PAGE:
On January 21, the day after the inauguration of President-elect Donald Trump, tens of thousands of people will descend on the National Mall for the Women’s March on Washington. Here's what you need to know about what could be the biggest demonstration against the incoming administration.
What is it?
What started as a Facebook page calling for women to show up in D.C. to protest Trump’s inauguration has morphed into a mass movement in the space of two months. The event's organizers say the march will allow people to “stand together in solidarity with our partners and children for the protection of our rights, our safety, our health, and our families” while “recognizing that our vibrant and diverse communities are the strength of our country.”
A quarter of a million people say they are interested in attending the march, while 177,000 people have marked themselves as "going" on the group’s official Facebook page. The march is intended to be a stand against the “rhetoric of the past election cycle [which] has insulted, demonized, and threatened many of us,” including women, immigrants, Muslims and LGBTQ people.
On Inauguration Day, there is a call for women to hold a national strike for equal pay, freedom from sexual violence and reproductive justice. While the planned strike action hasn’t received nearly as much attention as the Women’s March, it mirrors action taken by millions of women in Poland last year over a proposed anti-abortion law.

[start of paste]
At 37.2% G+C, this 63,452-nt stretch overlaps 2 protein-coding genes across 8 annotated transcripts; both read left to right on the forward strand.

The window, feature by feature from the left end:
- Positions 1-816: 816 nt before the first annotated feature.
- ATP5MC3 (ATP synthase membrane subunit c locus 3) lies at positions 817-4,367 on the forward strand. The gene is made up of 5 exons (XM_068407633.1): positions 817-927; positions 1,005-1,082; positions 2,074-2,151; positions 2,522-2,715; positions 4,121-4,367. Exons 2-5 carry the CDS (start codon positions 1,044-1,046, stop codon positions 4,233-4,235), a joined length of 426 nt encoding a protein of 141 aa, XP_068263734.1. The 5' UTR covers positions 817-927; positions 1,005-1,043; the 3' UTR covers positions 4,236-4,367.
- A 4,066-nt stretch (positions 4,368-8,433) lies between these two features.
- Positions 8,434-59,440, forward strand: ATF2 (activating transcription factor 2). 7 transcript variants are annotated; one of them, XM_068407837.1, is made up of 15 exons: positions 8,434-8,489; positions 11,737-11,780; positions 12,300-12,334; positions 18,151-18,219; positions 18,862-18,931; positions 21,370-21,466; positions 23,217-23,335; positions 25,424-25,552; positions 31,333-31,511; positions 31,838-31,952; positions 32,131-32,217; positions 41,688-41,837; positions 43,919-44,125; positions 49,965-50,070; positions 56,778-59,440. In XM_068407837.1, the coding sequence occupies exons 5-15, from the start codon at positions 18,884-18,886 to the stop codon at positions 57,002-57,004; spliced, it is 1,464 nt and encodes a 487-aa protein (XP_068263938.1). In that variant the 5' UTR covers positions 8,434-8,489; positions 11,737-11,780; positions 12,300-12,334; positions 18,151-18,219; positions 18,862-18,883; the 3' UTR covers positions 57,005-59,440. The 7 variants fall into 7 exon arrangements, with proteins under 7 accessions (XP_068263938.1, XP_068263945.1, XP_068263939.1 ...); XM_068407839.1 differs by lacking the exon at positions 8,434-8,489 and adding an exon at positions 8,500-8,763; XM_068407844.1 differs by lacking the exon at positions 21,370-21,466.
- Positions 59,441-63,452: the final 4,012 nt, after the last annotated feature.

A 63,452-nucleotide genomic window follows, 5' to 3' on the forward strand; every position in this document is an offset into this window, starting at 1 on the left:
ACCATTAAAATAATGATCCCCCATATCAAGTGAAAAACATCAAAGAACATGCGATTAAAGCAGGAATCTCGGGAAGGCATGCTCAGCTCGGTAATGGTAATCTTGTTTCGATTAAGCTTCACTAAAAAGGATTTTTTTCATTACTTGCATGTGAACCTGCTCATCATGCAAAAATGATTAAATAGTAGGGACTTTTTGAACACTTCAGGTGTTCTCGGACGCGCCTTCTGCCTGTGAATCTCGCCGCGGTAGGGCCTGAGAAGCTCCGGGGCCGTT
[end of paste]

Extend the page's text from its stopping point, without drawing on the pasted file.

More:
In the lead-up to the march, people are using the hashtag #WhyIMarch to explain their reasons for protesting on January 21.
Where is it?
In the capital, the march begins at 10 a.m. at Independence Avenue and Third Street, S.W., close to the National Museum of the American Indian on the National Mall and the U.S. Capitol. (Here’s a map.) The march is scheduled to run until 5 p.m. Last week, the 2017 Presidential Inaugural Subcommittee announced its Joint Transportation Plan, which goes into greater detail about specific street closures.
If you can’t make it to Washington, or even the U.S., don't despair: Sister marches are being held in all 50 U.S. states, from Montana and the Bay Area to New York City. International sister marches are planned in more than 25 countries, including Kenya, Greece, Australia, New Zealand, Iraq and Israel.
Who is organizing the march?
The march has four organizers: Tamika Mallory, Linda Sarsour, Bob Bland and Carmen Perez. Gloria Steinem and Harry Belafonte were recently named as honorary co-chairs of the march. Dozens of human rights organizations are partnering with the march, including Black Girls Rock, Equality Now, the Arab American Association of New York and EMILY’s List, a major resource for women in politics.
One day after the march, EMILY’s List plans to hold training in downtown Washington for 500 women looking to break into politics and run for office. Interested women can sign up for “Getting Ready to Run” training here.